One effect of the Pennsylvania Act 1 (tax cap) index is that adding a dollar onto teacher salaries necessitates taking a dollar away from an educational program for a child. So I’m going to do two things today: 1. explain how the recent contract settlement at North Penn School District affects the Pennsbury School District; and, 2. solve the brewing public school employee pension crisis.
On the North Penn front, from my perspective, the insane five-year contract that this school board just gave its teachers union is irrelevant to Pennsbury. The president of the North Penn school board is a teacher and a union member.
It makes you wonder where North Penn is going to get the money to pay for that crazy contract. And how are they going to provide educational resources given the constraints of Act 1? The answer is, they have no idea. How scary is that?
By the way if the Pennsbury teachers union starts saying things like: "We can get a better deal in a neighboring school district," my reaction will be: "You’re absolutely correct. Please feel free to leave. Then we’ll deal with the hundreds of applicants for any vacancies, while you lay ruin to some other school district."
Can you imagine how this union game of "round robin" (comparing one school district to another) would work in the private sector? It would go like this. Employee: "Hey, Boss, I demand more money because you’re not paying me competitively enough." Manager: "Really? What forces of competition are you using, because I just received ten resumes from highly qualified candidates for your job today?" Employee: "My argument is simple. My neighbor, Bob, makes more money than me, and that’s not fair." Manager (after he had finished laughing): "Well maybe you should get Bob’s job then!"
School boards must stop buying into this irrational and socialist theory of competition. And school boards should stop being wimps. Paying a monopoly union not to strike is like paying a bank robber not to rob your bank.
As you have surely heard, the Pennsylvania School Employee Retirement System (PSERS) is a brewing crisis of unmitigated proportion. There is a massive unfunded liability about to lay ruin to taxpayers and school districts because PSERS contributions can be taken as an exception to the Act 1 index.
State lawmakers are the only ones who can fix this pension crisis. Here’s how. Get rid of the unfunded liability, and therefore, get rid of the problem. They can do it by voting to amend the Pennsylvania Constitution once before the end of the current legislative session, and again in the new legislative session in January, then the proposed constitutional amendment goes to voter referendum in May 2011.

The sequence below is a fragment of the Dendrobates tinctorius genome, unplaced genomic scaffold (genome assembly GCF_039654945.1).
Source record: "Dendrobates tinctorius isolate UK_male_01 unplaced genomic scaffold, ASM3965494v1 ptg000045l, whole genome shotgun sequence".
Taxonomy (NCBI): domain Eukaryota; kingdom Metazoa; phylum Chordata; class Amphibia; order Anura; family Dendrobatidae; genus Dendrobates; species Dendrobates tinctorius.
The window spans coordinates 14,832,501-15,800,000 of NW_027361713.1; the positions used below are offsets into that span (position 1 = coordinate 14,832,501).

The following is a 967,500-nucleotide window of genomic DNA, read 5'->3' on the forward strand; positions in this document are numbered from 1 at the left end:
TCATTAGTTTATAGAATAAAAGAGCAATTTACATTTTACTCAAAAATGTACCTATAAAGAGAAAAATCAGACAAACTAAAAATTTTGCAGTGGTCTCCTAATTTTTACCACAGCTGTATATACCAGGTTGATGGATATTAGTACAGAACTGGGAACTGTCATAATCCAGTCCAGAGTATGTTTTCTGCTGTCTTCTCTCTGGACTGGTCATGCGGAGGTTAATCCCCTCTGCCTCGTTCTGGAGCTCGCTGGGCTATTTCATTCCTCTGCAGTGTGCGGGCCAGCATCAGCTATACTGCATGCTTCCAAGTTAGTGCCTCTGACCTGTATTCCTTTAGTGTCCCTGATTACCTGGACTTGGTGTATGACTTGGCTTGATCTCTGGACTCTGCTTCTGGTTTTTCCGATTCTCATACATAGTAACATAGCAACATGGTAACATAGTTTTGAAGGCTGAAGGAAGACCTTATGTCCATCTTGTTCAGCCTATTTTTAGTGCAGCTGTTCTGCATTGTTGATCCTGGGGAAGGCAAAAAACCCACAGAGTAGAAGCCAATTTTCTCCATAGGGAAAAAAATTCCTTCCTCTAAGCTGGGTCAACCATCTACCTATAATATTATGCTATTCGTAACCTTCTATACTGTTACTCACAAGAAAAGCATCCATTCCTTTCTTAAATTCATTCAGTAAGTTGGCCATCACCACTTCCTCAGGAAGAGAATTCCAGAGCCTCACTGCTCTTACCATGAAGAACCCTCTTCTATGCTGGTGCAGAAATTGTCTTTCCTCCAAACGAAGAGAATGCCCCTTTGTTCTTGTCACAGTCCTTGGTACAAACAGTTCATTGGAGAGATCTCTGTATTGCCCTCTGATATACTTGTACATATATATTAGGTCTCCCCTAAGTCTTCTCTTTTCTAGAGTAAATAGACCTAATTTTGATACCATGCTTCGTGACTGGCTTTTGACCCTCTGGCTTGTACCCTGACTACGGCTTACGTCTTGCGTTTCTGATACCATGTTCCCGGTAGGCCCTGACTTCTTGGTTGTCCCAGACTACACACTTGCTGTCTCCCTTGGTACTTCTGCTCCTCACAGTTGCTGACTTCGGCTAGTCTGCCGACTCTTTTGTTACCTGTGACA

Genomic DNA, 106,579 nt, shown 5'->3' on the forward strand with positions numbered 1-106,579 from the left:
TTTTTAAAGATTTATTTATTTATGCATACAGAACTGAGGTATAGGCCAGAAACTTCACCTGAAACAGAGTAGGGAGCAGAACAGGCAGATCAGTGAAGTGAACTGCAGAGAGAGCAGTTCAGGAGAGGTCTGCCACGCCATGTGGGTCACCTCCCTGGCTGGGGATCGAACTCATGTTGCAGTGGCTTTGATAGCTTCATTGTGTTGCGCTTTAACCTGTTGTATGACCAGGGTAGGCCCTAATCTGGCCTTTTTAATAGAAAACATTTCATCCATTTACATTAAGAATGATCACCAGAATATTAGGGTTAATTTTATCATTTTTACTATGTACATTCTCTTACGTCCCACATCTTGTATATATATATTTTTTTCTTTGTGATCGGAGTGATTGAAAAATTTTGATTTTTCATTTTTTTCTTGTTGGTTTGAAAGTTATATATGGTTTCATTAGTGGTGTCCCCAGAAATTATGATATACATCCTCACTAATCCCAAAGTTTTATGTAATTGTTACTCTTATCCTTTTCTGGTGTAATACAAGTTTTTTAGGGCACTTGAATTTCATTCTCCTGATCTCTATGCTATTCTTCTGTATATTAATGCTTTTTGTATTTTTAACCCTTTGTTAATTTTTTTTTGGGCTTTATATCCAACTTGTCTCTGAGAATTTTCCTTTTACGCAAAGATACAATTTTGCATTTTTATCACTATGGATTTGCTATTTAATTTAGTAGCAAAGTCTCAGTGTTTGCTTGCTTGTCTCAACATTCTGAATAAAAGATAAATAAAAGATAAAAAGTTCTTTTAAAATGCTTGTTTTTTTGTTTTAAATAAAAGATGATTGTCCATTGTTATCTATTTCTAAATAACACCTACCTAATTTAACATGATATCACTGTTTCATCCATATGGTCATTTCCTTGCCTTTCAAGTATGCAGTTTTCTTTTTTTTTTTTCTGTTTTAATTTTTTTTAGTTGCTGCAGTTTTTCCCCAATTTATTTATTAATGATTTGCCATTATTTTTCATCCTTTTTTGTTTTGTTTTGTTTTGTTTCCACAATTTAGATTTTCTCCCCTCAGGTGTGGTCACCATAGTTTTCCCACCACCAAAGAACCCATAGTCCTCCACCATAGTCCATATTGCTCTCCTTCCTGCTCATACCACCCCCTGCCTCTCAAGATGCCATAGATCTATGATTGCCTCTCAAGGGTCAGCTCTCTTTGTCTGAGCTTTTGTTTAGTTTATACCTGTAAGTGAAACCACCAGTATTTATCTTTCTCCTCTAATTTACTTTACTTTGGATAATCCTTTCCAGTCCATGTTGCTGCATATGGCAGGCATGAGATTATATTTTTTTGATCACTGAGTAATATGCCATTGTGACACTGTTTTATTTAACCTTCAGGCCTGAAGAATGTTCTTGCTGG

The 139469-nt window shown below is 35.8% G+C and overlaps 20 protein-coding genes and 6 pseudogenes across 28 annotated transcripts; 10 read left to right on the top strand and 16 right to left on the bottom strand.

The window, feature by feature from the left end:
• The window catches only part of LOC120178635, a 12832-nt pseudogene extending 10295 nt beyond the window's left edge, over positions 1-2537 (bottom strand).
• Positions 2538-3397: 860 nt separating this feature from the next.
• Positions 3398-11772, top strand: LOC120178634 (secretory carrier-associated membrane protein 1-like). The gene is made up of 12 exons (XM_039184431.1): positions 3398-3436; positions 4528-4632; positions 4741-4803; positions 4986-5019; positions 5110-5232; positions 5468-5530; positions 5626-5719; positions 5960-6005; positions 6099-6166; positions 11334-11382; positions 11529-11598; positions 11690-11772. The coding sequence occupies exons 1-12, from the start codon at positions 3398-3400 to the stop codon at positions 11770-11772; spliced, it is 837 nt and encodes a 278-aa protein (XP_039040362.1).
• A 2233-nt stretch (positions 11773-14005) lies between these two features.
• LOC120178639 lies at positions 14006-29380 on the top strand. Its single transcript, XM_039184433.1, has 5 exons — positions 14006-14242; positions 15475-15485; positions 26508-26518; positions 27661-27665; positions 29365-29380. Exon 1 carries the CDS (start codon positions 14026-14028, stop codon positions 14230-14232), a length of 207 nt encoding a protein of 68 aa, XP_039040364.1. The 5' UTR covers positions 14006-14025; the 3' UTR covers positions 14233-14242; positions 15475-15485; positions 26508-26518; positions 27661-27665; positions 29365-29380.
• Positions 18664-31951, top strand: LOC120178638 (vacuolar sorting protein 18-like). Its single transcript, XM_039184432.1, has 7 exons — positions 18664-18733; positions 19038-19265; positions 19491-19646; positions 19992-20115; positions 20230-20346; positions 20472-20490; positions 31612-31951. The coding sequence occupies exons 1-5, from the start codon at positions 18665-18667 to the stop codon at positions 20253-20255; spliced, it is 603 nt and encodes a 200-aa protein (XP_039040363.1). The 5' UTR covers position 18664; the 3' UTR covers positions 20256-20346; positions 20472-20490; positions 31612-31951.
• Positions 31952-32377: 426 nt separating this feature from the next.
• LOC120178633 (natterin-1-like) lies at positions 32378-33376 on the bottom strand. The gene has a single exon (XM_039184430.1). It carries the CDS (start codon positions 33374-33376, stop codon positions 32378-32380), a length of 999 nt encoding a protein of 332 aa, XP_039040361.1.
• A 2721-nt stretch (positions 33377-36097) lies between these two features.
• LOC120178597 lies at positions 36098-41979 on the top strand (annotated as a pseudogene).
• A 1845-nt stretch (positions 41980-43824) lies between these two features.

Let the lawyers work out the precise wording but basically the amendment is to not fund the current liability to public employees. Instead, all public employees would have their pensions cashed out at today’s market value, and put into a privately managed 401(k)-style account, with defined contributions. The state gets out of the pension business altogether. Bingo, problem solved.
Now wait for the public sector unions to scream: "But you owe us the money. It was promised!" The response from taxpayers should be: "Life stinks, doesn’t it? Your employer dropped their contribution rates, and your pension fund took a major hit in the stock market that nobody is going to make up. Welcome to Planet Earth as the rest of us know it."
Oops look at me, upsetting the public sector unions again! I should probably just insult your intelligence like our state lawmakers do. You see, our state lawmakers are not going to enact this bold fix. That’s because far too many of them pander to public sector unions in exchange for campaign contributions.
Perhaps it is time to start looking at campaign finance reports to see which candidates are funded by contributions from public sector unions, before voting in November. This is surely preferable to allowing these politicians to kill your brain cells by talking about re-amortizing the debt and borrowing even more money.
Simon Campbell is a member of the Pennsbury School Board in Bucks County, and the founder of StopTeacherStrikes, Inc.